“Halt and Catch Fire,” which officially returns on AMC on Tuesday (after the season three premiere aired Sunday night alongside “Fear the Walking Dead”), is both a retro pleasure and a forward-looking gem.
TV has always had an affinity for period dramas, but they have typically been set in eras that seem very safely rooted in the past. Even as we drink in the elaborate fashions and snazzy hats, we can pride ourselves on not really being like that anymore. There’s often something of a remove between us and throwback characters, as if they’re reality-show contestants that we’re observing from our more enlightened perch. We think we know better than they do, but a devoted subset of us still like watching their dinner parties, their turbulent coach rides and their dramatic balls.
Of course, these programs are a varied lot — you’d never confuse “The Knick” with “Call the Midwife” — but corsets and country houses seem to be falling out of fashion these days. Period pieces now spring from eras that are far more recent than the time frame of “Downton Abbey.”
“Halt,” which premiered in 2014, was actually in the vanguard of a wave of comedies and dramas that began to bring the recent past into tighter focus. Three years ago, there weren’t all that many programs set in the ‘70s, ‘80s and ’90s, but now there’s a flood of them.
“The Americans,” “Fresh Off the Boat,” “The People v. O.J. Simpson,” “Vinyl,” “Confirmation,” “The Goldbergs,” “Narcos,” “The Get Down,” season two of “Fargo” and of course “Stranger Things” are all part of a notable group of shows that partly draw on nostalgia for the era before cell phones and the war on terror. (If someone from “Halt” had gotten into the espionage game, there could have been a crossover among that drama, “Deutschland 83” and “The Americans,” because at one point, all three had their characters engaging in shenanigans in 1983.)
Not only does this post-Watergate, pre-Sept. 11 era give writers more storytelling options — take away smartphones and the Internet, and suspense is easier to create — it allows TV creators to explore mindsets, attitudes and social problems that are still intensely relevant. The recent past isn’t a mirror, but a prism.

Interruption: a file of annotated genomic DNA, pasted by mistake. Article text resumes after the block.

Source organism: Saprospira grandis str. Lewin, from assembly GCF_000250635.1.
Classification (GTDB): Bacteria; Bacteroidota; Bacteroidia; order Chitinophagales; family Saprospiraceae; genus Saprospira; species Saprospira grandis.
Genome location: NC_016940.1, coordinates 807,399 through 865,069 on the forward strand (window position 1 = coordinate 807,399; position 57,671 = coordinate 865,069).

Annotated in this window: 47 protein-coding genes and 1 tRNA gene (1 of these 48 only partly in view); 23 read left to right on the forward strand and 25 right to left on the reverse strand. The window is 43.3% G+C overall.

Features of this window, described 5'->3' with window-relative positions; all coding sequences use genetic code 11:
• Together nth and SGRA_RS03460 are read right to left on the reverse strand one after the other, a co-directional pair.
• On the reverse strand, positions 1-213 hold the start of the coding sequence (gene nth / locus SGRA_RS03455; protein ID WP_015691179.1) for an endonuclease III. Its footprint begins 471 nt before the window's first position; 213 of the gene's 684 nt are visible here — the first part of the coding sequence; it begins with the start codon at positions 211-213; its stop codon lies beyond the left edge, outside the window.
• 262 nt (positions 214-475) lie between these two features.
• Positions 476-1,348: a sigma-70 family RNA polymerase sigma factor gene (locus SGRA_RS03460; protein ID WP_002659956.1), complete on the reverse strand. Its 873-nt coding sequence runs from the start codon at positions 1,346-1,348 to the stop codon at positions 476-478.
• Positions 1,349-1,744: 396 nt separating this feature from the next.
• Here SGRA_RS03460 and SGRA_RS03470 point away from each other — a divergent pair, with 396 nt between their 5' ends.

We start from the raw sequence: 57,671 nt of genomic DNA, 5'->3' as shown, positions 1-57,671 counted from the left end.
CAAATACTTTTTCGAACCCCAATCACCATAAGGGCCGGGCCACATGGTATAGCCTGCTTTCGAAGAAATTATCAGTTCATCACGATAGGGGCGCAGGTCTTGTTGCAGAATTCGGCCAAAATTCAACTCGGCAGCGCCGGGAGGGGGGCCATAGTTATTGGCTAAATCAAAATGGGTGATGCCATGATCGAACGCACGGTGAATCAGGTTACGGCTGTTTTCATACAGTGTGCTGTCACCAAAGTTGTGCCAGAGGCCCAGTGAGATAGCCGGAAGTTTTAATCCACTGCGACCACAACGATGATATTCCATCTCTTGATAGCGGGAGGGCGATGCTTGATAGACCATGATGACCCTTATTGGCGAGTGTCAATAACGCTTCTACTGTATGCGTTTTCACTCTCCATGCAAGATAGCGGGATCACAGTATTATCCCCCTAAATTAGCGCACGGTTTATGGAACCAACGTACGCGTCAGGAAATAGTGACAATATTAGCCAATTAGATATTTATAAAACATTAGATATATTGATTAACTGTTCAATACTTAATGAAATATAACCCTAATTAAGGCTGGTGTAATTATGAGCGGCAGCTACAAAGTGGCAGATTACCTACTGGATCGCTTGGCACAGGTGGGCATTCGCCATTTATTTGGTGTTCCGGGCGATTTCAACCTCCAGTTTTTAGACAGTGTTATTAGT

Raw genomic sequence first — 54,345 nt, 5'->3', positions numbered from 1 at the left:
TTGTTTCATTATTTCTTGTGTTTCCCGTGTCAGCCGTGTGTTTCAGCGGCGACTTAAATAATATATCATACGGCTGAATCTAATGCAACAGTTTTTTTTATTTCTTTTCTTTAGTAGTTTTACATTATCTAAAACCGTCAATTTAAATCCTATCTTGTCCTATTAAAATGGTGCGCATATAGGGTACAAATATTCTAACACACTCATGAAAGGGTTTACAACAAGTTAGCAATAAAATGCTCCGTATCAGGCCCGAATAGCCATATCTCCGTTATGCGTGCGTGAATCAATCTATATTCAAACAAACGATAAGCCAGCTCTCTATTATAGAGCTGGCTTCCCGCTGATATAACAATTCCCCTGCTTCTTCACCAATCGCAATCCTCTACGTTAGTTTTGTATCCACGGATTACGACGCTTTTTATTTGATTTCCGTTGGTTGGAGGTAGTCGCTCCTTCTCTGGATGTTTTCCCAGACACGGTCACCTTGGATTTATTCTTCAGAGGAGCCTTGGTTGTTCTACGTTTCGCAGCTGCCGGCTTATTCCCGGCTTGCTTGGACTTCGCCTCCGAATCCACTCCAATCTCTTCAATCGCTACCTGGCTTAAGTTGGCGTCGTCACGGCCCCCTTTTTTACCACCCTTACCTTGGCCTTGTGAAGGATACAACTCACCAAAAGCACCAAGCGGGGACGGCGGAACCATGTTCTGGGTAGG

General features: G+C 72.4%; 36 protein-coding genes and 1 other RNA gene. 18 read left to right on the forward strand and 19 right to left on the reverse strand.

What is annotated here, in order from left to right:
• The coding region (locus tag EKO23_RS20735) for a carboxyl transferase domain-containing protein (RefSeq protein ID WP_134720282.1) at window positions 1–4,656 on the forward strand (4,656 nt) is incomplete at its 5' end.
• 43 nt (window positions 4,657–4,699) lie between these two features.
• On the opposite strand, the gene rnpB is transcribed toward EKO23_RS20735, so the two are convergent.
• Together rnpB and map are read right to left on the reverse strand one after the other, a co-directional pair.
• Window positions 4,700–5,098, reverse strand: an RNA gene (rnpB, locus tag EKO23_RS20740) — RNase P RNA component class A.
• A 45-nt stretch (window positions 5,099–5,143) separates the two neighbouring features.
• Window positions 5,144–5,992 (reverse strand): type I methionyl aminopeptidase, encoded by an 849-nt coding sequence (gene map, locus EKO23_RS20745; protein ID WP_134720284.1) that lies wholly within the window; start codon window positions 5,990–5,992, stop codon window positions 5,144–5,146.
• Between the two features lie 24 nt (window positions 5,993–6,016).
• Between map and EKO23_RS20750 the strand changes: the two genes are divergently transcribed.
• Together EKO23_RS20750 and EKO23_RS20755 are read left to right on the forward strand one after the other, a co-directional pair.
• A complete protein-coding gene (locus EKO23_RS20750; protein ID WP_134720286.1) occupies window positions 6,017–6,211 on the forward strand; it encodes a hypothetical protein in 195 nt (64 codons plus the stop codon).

“Halt” picks up its third season in 1986, a few months after the gang from the tech company Mutiny made the trip from Texas to San Francisco. And like many of the shows mentioned above, “Halt” may be set in the past, but in some ways, it actually points the way to the TV’s future.
There are many things to love about “Halt” — it has a great soundtrack littered with some of the best pop songs of the era, and unlike so many ambitious dramas these days, each episode clocks in at 43 minutes. I could hug “Halt” for not being awkwardly crammed with indulgent digressions, for not revolving around murder and other grim things, and for having episodes of reasonable length that arrive complete with beginnings, middles and endings.
Much of its template is drawn from the solid outline that cable TV came up with during the early to mid-aughts: The best dramas and even many of the pretty good shows were character-driven, semi-serialized, comfortable with ambiguity and aesthetically distinguished. Even as many recent hourlong programs wander away from that formula — sometimes with impressive results but more often, not so much — “Halt” kept the faith, with increasingly rewarding results.
But the AMC drama didn’t get really exciting until it broke free from the expectation that meaty TV dramas had to be about tortured dudes. A charismatic anti-hero, Joe MacMillan (Lee Pace) is still in the mix, but he’s not the core focus of “Halt.” Two ambitious women are, and what’s more, these women are running a tech company. This is not exactly a worn-out premise on the TV scene, and it’s one reason to go back and watch the frisky (if occasionally uneven) first two seasons of “Halt,” which are on Netflix.
Back when it first arrived, I rolled my eyes a bit at “Halt,” given how Donna Clark (Kerry Bishe) was initially written as a naysaying cable wife. But over the course of the show’s first two seasons, “Halt” gained confidence and even swagger as its writers realized that it was much more entertaining and fresh when it focused on the aspirations of the business-savvy Donna and Cameron Howe (Mackenzie Davis), a mercurial genius programmer.